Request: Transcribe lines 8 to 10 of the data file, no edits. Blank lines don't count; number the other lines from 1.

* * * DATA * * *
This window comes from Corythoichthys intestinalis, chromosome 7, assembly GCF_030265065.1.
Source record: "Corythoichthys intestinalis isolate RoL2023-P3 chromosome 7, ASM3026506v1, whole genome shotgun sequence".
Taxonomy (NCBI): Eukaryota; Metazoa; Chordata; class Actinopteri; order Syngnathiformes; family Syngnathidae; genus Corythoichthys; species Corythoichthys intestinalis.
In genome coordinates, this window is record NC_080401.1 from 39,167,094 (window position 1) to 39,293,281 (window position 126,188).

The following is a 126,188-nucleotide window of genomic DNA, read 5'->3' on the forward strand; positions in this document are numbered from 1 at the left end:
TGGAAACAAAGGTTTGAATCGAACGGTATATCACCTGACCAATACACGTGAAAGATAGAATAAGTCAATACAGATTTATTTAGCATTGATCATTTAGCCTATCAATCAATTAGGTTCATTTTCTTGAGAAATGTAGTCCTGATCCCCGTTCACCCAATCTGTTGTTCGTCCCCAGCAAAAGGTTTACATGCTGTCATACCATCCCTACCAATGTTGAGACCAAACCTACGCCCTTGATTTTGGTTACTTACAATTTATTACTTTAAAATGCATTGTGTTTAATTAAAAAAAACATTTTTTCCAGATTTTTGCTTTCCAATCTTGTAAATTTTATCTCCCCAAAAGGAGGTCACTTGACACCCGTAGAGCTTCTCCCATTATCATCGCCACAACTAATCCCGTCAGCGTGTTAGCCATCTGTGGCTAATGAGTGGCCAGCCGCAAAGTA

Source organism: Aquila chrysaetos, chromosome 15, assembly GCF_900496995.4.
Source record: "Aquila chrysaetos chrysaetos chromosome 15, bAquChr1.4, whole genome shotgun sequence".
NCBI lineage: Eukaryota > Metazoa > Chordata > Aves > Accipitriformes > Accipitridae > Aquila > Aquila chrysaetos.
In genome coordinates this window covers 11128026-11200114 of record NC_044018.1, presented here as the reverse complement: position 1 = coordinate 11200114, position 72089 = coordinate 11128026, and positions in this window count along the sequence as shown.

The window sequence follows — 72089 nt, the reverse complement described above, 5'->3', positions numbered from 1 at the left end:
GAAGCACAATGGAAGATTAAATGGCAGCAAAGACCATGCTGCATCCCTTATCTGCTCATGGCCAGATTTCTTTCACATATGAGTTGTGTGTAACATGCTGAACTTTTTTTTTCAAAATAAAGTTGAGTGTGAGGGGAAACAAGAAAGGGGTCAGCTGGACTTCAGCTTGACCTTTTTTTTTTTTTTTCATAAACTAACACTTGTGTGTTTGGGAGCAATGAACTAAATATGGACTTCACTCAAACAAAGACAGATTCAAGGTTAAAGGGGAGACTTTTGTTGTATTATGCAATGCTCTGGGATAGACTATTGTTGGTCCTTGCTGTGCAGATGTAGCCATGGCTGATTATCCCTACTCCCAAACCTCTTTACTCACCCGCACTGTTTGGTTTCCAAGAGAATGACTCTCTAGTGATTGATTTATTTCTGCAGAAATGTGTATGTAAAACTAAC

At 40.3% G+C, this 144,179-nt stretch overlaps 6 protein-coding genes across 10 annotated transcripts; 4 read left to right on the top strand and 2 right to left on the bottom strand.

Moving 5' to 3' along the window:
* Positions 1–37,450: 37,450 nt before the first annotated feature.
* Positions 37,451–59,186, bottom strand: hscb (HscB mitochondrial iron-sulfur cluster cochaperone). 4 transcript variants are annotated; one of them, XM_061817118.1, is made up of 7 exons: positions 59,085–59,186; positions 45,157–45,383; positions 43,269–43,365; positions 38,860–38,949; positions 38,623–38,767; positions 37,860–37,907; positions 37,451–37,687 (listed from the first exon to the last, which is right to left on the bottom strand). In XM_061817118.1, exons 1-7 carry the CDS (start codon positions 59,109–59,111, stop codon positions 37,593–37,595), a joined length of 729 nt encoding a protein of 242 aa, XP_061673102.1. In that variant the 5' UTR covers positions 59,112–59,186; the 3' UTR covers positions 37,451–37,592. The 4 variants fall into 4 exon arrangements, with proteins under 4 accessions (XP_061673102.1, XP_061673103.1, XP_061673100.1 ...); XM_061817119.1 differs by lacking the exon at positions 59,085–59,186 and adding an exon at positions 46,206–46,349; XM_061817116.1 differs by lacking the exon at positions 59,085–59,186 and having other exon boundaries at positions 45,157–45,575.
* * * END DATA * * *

Source record: "Aquila chrysaetos chrysaetos chromosome 15, bAquChr1.4, whole genome shotgun sequence".
NCBI lineage: Eukaryota > Metazoa > Chordata > Aves > Accipitriformes > Accipitridae > Aquila > Aquila chrysaetos.
In genome coordinates this window covers 11128026-11200114 of record NC_044018.1, presented here as the reverse complement: position 1 = coordinate 11200114, position 72089 = coordinate 11128026, and positions in this window count along the sequence as shown.